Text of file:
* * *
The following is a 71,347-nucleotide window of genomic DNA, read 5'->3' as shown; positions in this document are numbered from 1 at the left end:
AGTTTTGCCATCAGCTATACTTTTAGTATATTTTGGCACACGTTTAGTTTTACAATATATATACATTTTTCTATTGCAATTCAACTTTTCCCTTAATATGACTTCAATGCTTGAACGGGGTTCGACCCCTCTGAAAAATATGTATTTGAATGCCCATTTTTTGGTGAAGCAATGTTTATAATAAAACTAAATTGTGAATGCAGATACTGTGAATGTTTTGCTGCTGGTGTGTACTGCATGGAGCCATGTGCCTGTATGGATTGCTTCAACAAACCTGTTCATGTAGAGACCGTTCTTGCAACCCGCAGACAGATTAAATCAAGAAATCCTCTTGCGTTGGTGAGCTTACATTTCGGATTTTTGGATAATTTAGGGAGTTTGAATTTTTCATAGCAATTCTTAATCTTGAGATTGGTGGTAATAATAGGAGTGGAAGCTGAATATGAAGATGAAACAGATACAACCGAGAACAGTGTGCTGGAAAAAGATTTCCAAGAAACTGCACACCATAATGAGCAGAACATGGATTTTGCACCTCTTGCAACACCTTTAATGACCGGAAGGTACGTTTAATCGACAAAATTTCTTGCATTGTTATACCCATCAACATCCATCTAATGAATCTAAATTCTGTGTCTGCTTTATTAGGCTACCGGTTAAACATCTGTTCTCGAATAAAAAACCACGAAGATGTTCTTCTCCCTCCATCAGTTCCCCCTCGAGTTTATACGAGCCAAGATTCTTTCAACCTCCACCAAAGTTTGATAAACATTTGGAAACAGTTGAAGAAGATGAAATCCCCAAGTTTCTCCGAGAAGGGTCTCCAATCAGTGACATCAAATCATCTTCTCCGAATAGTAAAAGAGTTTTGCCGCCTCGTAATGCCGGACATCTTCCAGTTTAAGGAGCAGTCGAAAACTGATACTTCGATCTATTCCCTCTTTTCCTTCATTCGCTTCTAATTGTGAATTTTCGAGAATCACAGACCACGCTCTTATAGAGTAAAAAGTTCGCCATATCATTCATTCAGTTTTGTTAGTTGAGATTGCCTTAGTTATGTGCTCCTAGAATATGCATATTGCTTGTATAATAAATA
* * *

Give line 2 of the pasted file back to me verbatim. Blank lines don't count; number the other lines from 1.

AGTTTTGCCATCAGCTATACTTTTAGTATATTTTGGCACACGTTTAGTTTTACAATATATATACATTTTTCTATTGCAATTCAACTTTTCCCTTAATATGACTTCAATGCTTGAACGGGGTTCGACCCCTCTGAAAAATATGTATTTGAATGCCCATTTTTTGGTGAAGCAATGTTTATAATAAAACTAAATTGTGAATGCAGATACTGTGAATGTTTTGCTGCTGGTGTGTACTGCATGGAGCCATGTGCCTGTATGGATTGCTTCAACAAACCTGTTCATGTAGAGACCGTTCTTGCAACCCGCAGACAGATTAAATCAAGAAATCCTCTTGCGTTGGTGAGCTTACATTTCGGATTTTTGGATAATTTAGGGAGTTTGAATTTTTCATAGCAATTCTTAATCTTGAGATTGGTGGTAATAATAGGAGTGGAAGCTGAATATGAAGATGAAACAGATACAACCGAGAACAGTGTGCTGGAAAAAGATTTCCAAGAAACTGCACACCATAATGAGCAGAACATGGATTTTGCACCTCTTGCAACACCTTTAATGACCGGAAGGTACGTTTAATCGACAAAATTTCTTGCATTGTTATACCCATCAACATCCATCTAATGAATCTAAATTCTGTGTCTGCTTTATTAGGCTACCGGTTAAACATCTGTTCTCGAATAAAAAACCACGAAGATGTTCTTCTCCCTCCATCAGTTCCCCCTCGAGTTTATACGAGCCAAGATTCTTTCAACCTCCACCAAAGTTTGATAAACATTTGGAAACAGTTGAAGAAGATGAAATCCCCAAGTTTCTCCGAGAAGGGTCTCCAATCAGTGACATCAAATCATCTTCTCCGAATAGTAAAAGAGTTTTGCCGCCTCGTAATGCCGGACATCTTCCAGTTTAAGGAGCAGTCGAAAACTGATACTTCGATCTATTCCCTCTTTTCCTTCATTCGCTTCTAATTGTGAATTTTCGAGAATCACAGACCACGCTCTTATAGAGTAAAAAGTTCGCCATATCATTCATTCAGTTTTGTTAGTTGAGATTGCCTTAGTTATGTGCTCCTAGAATATGCATATTGCTTGTATAATAAATA